It’s not all sunshine and rainbows over at Airbnb, as Berlin has banned tourists from renting out entire apartments through its online marketplace.
The city’s administrative court upheld a de facto ban on short-term renting in June, making renting out apartments in the city through Airbnb officially illegal effective May 1st 2016, in order to promote affordable housing and to put a stop to skyrocketing rental rates in the German capital.
Under the ban, people in Berlin who rent out more than 50% of their apartment on a short-term basis without a permit risk a fine of €100,000 (RM440,272). This landmark ruling is expected to trigger a chain effect across cities in Europe to impose similar restrictions on the startup juggernaut.
Berlin landlords can still rent out individual rooms as long as they use at least half of the apartment for themselves, according to the latest ruling. The ban will not affect home exchange as well, where two parties agree to swap apartments for an agreed period of time.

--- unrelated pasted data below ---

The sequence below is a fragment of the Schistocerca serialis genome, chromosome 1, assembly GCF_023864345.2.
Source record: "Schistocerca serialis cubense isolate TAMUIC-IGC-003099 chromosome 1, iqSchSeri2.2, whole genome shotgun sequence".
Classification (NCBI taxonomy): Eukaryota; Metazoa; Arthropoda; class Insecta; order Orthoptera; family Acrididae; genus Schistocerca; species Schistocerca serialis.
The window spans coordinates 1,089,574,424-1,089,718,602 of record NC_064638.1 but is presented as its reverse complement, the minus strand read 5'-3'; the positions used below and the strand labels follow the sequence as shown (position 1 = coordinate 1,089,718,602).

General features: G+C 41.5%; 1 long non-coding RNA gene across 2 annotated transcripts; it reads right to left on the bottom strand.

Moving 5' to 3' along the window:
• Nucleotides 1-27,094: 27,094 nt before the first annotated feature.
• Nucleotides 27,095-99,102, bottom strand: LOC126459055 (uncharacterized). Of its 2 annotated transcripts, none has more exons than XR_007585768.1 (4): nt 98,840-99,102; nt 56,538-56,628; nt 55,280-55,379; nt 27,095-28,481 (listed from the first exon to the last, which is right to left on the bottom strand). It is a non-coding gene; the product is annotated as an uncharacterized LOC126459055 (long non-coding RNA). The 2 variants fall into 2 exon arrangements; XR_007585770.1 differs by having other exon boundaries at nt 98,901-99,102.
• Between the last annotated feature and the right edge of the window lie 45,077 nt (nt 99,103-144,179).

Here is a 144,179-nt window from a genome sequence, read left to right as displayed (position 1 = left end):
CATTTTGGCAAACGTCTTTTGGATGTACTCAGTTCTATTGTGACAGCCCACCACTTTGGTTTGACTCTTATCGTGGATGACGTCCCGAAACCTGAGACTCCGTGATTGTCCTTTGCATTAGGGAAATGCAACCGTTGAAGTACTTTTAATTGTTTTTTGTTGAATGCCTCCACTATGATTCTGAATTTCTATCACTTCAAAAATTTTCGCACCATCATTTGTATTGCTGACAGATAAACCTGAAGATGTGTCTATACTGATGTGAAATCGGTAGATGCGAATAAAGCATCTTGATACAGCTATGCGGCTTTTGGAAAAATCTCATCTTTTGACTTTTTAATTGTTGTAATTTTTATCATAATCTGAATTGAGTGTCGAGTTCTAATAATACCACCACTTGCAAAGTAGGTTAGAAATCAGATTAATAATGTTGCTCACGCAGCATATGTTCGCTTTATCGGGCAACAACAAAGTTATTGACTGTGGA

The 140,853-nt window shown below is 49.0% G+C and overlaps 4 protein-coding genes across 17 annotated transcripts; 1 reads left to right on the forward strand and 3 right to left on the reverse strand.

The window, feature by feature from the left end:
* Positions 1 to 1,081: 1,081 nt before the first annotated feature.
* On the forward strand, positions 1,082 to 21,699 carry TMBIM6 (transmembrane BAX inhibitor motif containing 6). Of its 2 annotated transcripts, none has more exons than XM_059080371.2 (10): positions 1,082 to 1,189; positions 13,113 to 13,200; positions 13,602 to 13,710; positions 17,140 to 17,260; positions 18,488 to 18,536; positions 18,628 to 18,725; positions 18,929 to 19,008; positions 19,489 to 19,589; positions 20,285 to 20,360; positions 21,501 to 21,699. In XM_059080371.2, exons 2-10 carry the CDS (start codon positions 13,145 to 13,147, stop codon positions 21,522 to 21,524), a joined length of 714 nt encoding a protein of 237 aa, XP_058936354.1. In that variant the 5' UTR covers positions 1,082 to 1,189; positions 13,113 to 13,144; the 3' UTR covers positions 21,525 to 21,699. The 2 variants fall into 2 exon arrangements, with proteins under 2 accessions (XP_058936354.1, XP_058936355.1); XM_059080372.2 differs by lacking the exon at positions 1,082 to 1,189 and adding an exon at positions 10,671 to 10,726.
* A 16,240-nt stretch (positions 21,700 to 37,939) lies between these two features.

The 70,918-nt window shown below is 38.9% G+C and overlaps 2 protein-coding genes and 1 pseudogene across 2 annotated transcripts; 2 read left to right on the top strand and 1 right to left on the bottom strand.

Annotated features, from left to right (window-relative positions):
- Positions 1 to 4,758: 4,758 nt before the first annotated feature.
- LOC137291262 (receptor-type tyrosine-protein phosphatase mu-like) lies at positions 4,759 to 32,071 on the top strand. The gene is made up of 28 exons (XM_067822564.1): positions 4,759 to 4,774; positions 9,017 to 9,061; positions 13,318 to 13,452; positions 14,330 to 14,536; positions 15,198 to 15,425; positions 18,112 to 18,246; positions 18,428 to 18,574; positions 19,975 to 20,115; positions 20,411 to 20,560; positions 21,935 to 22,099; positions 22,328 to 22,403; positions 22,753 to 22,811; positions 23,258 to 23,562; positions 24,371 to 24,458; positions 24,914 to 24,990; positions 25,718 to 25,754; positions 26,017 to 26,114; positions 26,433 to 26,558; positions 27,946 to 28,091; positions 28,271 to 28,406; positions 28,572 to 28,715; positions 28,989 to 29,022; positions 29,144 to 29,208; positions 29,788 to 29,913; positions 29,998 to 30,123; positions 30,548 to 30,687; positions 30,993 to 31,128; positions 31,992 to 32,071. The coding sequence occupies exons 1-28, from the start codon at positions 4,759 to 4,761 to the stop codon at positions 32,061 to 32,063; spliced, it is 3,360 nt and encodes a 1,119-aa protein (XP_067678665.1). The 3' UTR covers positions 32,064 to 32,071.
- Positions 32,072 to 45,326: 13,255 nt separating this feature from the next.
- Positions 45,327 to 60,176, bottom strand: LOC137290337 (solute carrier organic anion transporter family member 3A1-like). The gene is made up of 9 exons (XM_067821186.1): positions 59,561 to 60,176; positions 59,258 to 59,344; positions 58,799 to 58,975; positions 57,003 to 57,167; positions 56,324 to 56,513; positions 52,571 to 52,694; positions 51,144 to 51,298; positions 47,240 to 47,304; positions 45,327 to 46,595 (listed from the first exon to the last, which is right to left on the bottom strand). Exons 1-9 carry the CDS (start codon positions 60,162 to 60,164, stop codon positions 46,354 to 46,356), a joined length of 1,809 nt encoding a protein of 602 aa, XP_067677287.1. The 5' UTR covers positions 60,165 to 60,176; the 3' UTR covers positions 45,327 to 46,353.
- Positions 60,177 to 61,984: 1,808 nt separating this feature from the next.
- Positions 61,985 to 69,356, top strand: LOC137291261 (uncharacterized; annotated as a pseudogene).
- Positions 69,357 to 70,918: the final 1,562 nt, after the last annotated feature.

The Berlin Senate believes the ban, known as the Zweckentfremdungsverbot or “ban on wrongful use”, will have a positive effect on the property market and rental rates in the city, a timely reaction as the city is currently facing issues such as rising property prices and a growing housing shortage.
In 2015, Airbnb recorded 20,000 listings in Berlin, but the company has reportedly halved the number in light of the new ban.
Of course, such a drastic decision is bound to trigger an equally strong reaction.
Since it was announced, four property managers have jointly lodged the first legal complaint against the ban on the grounds that it restricted their professional freedom. However, the action was thrown out by the courts, citing the need to keeping housing rates affordable to the general public.
Other European cities are expected to follow suit, especially in Barcelona & Paris where Airbnb is currently facing political & economical opposition.
Earlier last year, Paris Mayor Anne Hidalgo ran crackdowns on secondary apartments in Paris set up as short-term rental units, with officials fining violators up to €25,000 (RM110,007).